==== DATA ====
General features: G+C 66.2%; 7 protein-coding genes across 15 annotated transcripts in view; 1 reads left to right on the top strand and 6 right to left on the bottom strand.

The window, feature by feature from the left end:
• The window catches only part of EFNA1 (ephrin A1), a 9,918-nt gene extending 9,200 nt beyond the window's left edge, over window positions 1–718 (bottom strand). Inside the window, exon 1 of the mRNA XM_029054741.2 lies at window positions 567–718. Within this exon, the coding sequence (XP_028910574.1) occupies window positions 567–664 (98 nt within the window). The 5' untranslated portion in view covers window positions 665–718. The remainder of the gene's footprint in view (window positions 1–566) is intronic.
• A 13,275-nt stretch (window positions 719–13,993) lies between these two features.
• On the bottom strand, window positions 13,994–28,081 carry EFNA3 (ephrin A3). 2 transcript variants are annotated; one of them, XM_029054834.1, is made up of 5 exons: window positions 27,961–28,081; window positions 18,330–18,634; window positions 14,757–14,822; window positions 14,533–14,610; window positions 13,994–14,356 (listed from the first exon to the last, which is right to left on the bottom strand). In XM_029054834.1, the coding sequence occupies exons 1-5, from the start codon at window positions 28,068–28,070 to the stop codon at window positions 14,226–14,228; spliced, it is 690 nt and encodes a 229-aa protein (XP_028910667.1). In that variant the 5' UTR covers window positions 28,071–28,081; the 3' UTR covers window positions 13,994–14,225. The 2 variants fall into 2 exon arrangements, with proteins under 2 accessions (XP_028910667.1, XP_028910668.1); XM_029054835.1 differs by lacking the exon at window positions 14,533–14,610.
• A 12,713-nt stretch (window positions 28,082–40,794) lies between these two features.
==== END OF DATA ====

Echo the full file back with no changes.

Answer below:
General features: G+C 66.2%; 7 protein-coding genes across 15 annotated transcripts in view; 1 reads left to right on the top strand and 6 right to left on the bottom strand.

The window, feature by feature from the left end:
• The window catches only part of EFNA1 (ephrin A1), a 9,918-nt gene extending 9,200 nt beyond the window's left edge, over window positions 1–718 (bottom strand). Inside the window, exon 1 of the mRNA XM_029054741.2 lies at window positions 567–718. Within this exon, the coding sequence (XP_028910574.1) occupies window positions 567–664 (98 nt within the window). The 5' untranslated portion in view covers window positions 665–718. The remainder of the gene's footprint in view (window positions 1–566) is intronic.
• A 13,275-nt stretch (window positions 719–13,993) lies between these two features.
• On the bottom strand, window positions 13,994–28,081 carry EFNA3 (ephrin A3). 2 transcript variants are annotated; one of them, XM_029054834.1, is made up of 5 exons: window positions 27,961–28,081; window positions 18,330–18,634; window positions 14,757–14,822; window positions 14,533–14,610; window positions 13,994–14,356 (listed from the first exon to the last, which is right to left on the bottom strand). In XM_029054834.1, the coding sequence occupies exons 1-5, from the start codon at window positions 28,068–28,070 to the stop codon at window positions 14,226–14,228; spliced, it is 690 nt and encodes a 229-aa protein (XP_028910667.1). In that variant the 5' UTR covers window positions 28,071–28,081; the 3' UTR covers window positions 13,994–14,225. The 2 variants fall into 2 exon arrangements, with proteins under 2 accessions (XP_028910667.1, XP_028910668.1); XM_029054835.1 differs by lacking the exon at window positions 14,533–14,610.
• A 12,713-nt stretch (window positions 28,082–40,794) lies between these two features.